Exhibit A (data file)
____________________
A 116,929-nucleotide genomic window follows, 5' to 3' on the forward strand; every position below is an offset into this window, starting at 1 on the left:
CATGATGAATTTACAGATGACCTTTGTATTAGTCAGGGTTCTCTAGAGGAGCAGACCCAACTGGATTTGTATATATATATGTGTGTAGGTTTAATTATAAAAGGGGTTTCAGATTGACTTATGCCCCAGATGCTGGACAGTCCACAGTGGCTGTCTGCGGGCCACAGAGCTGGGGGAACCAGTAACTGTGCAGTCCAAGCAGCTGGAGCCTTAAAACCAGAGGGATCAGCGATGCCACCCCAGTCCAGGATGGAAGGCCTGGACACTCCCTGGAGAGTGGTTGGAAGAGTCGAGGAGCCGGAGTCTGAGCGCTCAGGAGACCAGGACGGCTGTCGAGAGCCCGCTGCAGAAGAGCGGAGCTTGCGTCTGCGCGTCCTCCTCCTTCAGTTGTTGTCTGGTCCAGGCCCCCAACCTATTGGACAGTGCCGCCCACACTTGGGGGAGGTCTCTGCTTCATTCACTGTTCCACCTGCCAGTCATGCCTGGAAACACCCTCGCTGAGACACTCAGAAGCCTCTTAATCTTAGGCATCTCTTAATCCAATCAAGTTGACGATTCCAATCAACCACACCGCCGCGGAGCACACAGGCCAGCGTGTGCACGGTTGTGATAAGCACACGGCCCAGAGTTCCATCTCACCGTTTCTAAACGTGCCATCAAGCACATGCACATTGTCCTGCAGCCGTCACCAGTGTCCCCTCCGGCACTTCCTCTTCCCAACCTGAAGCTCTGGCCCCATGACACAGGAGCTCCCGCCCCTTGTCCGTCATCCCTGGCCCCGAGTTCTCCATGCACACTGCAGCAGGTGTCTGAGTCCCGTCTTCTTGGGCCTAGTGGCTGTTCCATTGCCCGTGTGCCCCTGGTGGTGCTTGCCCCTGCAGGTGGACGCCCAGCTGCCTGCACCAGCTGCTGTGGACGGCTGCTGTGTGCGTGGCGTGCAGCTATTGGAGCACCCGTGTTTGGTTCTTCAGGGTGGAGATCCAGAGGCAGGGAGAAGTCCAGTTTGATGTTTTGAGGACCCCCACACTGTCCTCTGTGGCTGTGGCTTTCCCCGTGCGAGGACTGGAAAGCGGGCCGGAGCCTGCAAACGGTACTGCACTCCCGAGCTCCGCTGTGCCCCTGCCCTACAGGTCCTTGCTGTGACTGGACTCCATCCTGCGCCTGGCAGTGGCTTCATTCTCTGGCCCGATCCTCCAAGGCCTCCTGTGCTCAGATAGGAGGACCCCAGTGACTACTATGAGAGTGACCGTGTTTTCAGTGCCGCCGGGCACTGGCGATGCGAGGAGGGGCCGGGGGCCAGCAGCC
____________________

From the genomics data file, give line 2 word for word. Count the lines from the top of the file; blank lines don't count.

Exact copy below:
CATGATGAATTTACAGATGACCTTTGTATTAGTCAGGGTTCTCTAGAGGAGCAGACCCAACTGGATTTGTATATATATATGTGTGTAGGTTTAATTATAAAAGGGGTTTCAGATTGACTTATGCCCCAGATGCTGGACAGTCCACAGTGGCTGTCTGCGGGCCACAGAGCTGGGGGAACCAGTAACTGTGCAGTCCAAGCAGCTGGAGCCTTAAAACCAGAGGGATCAGCGATGCCACCCCAGTCCAGGATGGAAGGCCTGGACACTCCCTGGAGAGTGGTTGGAAGAGTCGAGGAGCCGGAGTCTGAGCGCTCAGGAGACCAGGACGGCTGTCGAGAGCCCGCTGCAGAAGAGCGGAGCTTGCGTCTGCGCGTCCTCCTCCTTCAGTTGTTGTCTGGTCCAGGCCCCCAACCTATTGGACAGTGCCGCCCACACTTGGGGGAGGTCTCTGCTTCATTCACTGTTCCACCTGCCAGTCATGCCTGGAAACACCCTCGCTGAGACACTCAGAAGCCTCTTAATCTTAGGCATCTCTTAATCCAATCAAGTTGACGATTCCAATCAACCACACCGCCGCGGAGCACACAGGCCAGCGTGTGCACGGTTGTGATAAGCACACGGCCCAGAGTTCCATCTCACCGTTTCTAAACGTGCCATCAAGCACATGCACATTGTCCTGCAGCCGTCACCAGTGTCCCCTCCGGCACTTCCTCTTCCCAACCTGAAGCTCTGGCCCCATGACACAGGAGCTCCCGCCCCTTGTCCGTCATCCCTGGCCCCGAGTTCTCCATGCACACTGCAGCAGGTGTCTGAGTCCCGTCTTCTTGGGCCTAGTGGCTGTTCCATTGCCCGTGTGCCCCTGGTGGTGCTTGCCCCTGCAGGTGGACGCCCAGCTGCCTGCACCAGCTGCTGTGGACGGCTGCTGTGTGCGTGGCGTGCAGCTATTGGAGCACCCGTGTTTGGTTCTTCAGGGTGGAGATCCAGAGGCAGGGAGAAGTCCAGTTTGATGTTTTGAGGACCCCCACACTGTCCTCTGTGGCTGTGGCTTTCCCCGTGCGAGGACTGGAAAGCGGGCCGGAGCCTGCAAACGGTACTGCACTCCCGAGCTCCGCTGTGCCCCTGCCCTACAGGTCCTTGCTGTGACTGGACTCCATCCTGCGCCTGGCAGTGGCTTCATTCTCTGGCCCGATCCTCCAAGGCCTCCTGTGCTCAGATAGGAGGACCCCAGTGACTACTATGAGAGTGACCGTGTTTTCAGTGCCGCCGGGCACTGGCGATGCGAGGAGGGGCCGGGGGCCAGCAGCC